Video | Agriculture | Confidence | Economy | Energy | Employment | Finance | Media | Property | RBNZ | Science | SOEs | Tax | Technology | Telecoms | Tourism | Transport | Search

 


Hardys wines Reaches a Century

For immediate release:
28 August, 2014

Hardys wines Reaches a Century

Hardys wines, Australia’s most powerful wine brand, is celebrating a significant milestone this week announcing distribution in over 100 countries around the world, with recent additions including South Africa and Mexico.

Already the biggest selling Australian wine brand in the United Kingdom, Hardys is now available in 54 per cent of all wine drinking countries globally.

With over nine million cases of Hardys enjoyed around the world each year, Hardys has produced some of Australia’s greatest wines— including the iconic Eileen Hardy Shiraz. Fifth generation Hardys family member, William ‘Bill’ Hardy, said this is an overwhelming result for his family.

“This is a great achievement and outstanding endorsement of the hard work and talent of the Hardys team.”

“Hardys has built a tradition of great endeavour in winemaking. My great, great grandfather, Thomas Hardy had a vision to produce wines which would be prized in the markets of the world by showing outstanding innovation and resourcefulness, directed at making wines of quality and character. “ “A succession of some of Australia's greatest winemakers have followed in his footsteps and today we continue the great Australian blending tradition between regions and varieties, to make great wines of character and complexity.”

“We have recently undergone some packaging upgrades and launched a number of new products, so it’s been a busy 12 months. Reaching over 100 countries is testament to my great, great grandfather’s vision and I am sure he would be very proud to reach a century,” Hardy continued.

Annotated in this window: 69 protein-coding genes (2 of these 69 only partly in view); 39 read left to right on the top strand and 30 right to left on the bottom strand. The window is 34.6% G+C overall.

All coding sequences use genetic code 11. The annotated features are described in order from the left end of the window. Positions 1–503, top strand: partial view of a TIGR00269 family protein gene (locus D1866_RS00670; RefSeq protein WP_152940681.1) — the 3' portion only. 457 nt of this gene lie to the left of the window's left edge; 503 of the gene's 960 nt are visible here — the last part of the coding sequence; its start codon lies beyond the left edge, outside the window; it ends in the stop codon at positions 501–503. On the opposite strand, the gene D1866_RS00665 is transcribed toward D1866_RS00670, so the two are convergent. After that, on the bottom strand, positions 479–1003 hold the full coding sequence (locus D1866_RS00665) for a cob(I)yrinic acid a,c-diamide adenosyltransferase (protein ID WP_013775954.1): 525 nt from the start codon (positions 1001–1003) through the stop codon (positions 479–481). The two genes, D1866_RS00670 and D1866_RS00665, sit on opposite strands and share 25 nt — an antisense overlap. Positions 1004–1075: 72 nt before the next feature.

Recently celebrating 160 years of winemaking in 2013, Hardys is positioned to maintain its momentum with the recent launch of the William Hardy range of wines, crafted to honour William Hardy himself. The range includes a Chardonnay, Shiraz and Cabernet Sauvignon.

In November 2013, it was announced that Hardys signed a three year partnership with Cricket Australia.

Hardys wines are distributed in New Zealand by Constellation and a full list of available stock can be found below.

www.hardys.com.au
Twitter: @hardyswine

Hardys wine available in New Zealand from Constellation
Hardys VR Cabernet Merlot
Hardys VR Cabernet Sauvignon
Hardys VR Chardonnay
Hardys VR Merlot
Hardys VR Moscato
Hardys VR Riesling
Hardys VR Sauvignon Blanc
Hardys VR Shiraz

ENDS

© Scoop Media

 
 
 
 
 
Business Headlines | Sci-Tech Headlines

 

Gordon Campbell: On Tiwai Point (And Saying “No” In Greece)

Its hard to see how Rio Tinto’s one month delay in announcing its intentions about the Tiwai Point aluminium smelter is a good sign for (a) the jobs of the workers affected or (b) for the New Zealand taxpayer. More>>

ALSO:

Half Empty: Dairy Product Prices Extend Slide To Six-Year Low

Dairy product prices continued their slide, paced by whole milk power, in the latest GlobalDairyTrade auction, weakening to the lowest level in six years. More>>

ALSO:

Copper Broadband: Regulator Set To Keep Chorus Pricing Largely Unchanged

The Commerce Commission looks likely to settle on a price close to its original decision on what telecommunications network operator Chorus can charge its customers, though it probably won’t backdate any update. More>>

ALSO:

Lower Levy For Safer Cars: ACC Backtracks On Safety Assessments

Dog and Lemon: “The ACC has based the entire levy system on a set of badly flawed data from Monash University. This Monash data is riddled with errors and false assumptions; that’s the real reason for the multiple mistakes in setting ACC levies.” More>>

ALSO:

Fast Track: TPP Negotiations Set To Accelerate, Groser Says

Negotiations for the Trans-Pacific Partnership will accelerate in July, with New Zealand officials working to stitch up a deal by the month's end, according to Trade Minister Tim Groser. More>>

ALSO:

Floods: Initial Assessment Of Economic Impact

Authorities around the region have compiled an initial impact assessment for the Ministry of Civil Defence, putting the estimated cost of flood recovery at around $120 million... this early estimate includes social, built, and economic costs to business, but doesn’t include costs to the rural sector. More>>

ALSO:

Get More From Scoop

 
 
 
 
 
 
 
 
 
Business
Search Scoop  
 
 
Powered by Vodafone
NZ independent news